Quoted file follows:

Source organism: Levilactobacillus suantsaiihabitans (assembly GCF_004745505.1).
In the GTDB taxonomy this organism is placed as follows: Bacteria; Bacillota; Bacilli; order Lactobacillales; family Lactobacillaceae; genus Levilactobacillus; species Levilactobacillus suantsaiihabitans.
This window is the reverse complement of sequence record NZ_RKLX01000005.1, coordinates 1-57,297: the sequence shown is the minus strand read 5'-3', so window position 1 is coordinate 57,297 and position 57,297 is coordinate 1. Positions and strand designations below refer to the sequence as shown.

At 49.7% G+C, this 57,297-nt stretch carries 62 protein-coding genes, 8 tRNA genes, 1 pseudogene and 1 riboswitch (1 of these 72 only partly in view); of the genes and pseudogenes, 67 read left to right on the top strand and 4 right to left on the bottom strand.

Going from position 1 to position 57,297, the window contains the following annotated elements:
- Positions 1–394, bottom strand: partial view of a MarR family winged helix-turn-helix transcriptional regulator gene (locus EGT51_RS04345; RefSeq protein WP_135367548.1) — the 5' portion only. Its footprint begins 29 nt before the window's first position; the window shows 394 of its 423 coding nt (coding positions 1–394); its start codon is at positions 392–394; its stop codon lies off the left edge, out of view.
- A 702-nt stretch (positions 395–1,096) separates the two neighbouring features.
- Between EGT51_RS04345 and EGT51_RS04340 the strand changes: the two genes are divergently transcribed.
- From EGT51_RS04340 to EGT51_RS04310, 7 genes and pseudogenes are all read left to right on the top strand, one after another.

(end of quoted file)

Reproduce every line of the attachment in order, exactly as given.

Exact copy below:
Source organism: Levilactobacillus suantsaiihabitans (assembly GCF_004745505.1).
In the GTDB taxonomy this organism is placed as follows: Bacteria; Bacillota; Bacilli; order Lactobacillales; family Lactobacillaceae; genus Levilactobacillus; species Levilactobacillus suantsaiihabitans.
This window is the reverse complement of sequence record NZ_RKLX01000005.1, coordinates 1-57,297: the sequence shown is the minus strand read 5'-3', so window position 1 is coordinate 57,297 and position 57,297 is coordinate 1. Positions and strand designations below refer to the sequence as shown.

At 49.7% G+C, this 57,297-nt stretch carries 62 protein-coding genes, 8 tRNA genes, 1 pseudogene and 1 riboswitch (1 of these 72 only partly in view); of the genes and pseudogenes, 67 read left to right on the top strand and 4 right to left on the bottom strand.

Going from position 1 to position 57,297, the window contains the following annotated elements:
- Positions 1–394, bottom strand: partial view of a MarR family winged helix-turn-helix transcriptional regulator gene (locus EGT51_RS04345; RefSeq protein WP_135367548.1) — the 5' portion only. Its footprint begins 29 nt before the window's first position; the window shows 394 of its 423 coding nt (coding positions 1–394); its start codon is at positions 392–394; its stop codon lies off the left edge, out of view.
- A 702-nt stretch (positions 395–1,096) separates the two neighbouring features.
- Between EGT51_RS04345 and EGT51_RS04340 the strand changes: the two genes are divergently transcribed.
- From EGT51_RS04340 to EGT51_RS04310, 7 genes and pseudogenes are all read left to right on the top strand, one after another.